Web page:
Health scare of the week: Height boosts cancer risk
A study undertaken by researchers at the University of Oxford found that every additional 4 inches of height above 5 feet increases cancer risk by 16 percent.
The taller you are, the more likely you are to develop cancer, a new study shows. University of Oxford researchers followed more than a million women over the course of 5 years and found that every additional 4 inches of height above 5 feet increased overall cancer risk by 16 percent. For certain cancers, the risk shot up even more—including by 32 percent for skin cancer. That means women who are 5 feet 9 inches and taller are 37 percent more likely to get cancer than their 5-foot peers are. Scientists say the results also seem to apply to men.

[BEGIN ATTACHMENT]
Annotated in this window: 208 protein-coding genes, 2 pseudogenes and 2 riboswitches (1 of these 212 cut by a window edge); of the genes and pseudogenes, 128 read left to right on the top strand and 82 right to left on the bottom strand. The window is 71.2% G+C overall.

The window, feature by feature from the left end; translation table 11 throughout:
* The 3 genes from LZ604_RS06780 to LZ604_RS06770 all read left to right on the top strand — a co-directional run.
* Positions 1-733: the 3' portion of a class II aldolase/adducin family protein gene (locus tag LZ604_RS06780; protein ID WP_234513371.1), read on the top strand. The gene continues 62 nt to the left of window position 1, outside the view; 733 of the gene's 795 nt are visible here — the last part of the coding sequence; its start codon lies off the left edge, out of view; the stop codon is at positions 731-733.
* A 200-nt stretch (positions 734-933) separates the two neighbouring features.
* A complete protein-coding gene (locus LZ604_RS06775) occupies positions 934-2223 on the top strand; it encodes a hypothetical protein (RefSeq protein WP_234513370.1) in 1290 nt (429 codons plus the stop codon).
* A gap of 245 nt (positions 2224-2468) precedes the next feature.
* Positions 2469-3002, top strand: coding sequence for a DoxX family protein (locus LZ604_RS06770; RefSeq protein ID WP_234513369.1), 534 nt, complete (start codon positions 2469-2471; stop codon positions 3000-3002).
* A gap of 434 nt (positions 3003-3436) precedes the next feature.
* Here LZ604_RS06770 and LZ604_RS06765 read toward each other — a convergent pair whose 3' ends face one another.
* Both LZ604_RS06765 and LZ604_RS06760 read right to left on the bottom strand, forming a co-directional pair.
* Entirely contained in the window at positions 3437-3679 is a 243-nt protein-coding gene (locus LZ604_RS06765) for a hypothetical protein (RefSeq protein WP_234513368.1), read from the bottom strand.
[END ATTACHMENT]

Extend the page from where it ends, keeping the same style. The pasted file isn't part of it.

“The big question is why this connection exists,” Caitlin Palframan, a researcher at Britain’s Breakthrough Breast Cancer, tells BBCNews.com. “If we can unravel why height affects the risk of cancer, it will lead us closer” to better prevention and treatment. Scientists speculate that the same growth hormones that make people tall may also spur cancer growth. Taller people also have more cells in their bodies—and thus more chances that cells can mutate. But the explanation may be something else altogether, says study author Jane Green: “The point is we don’t know.”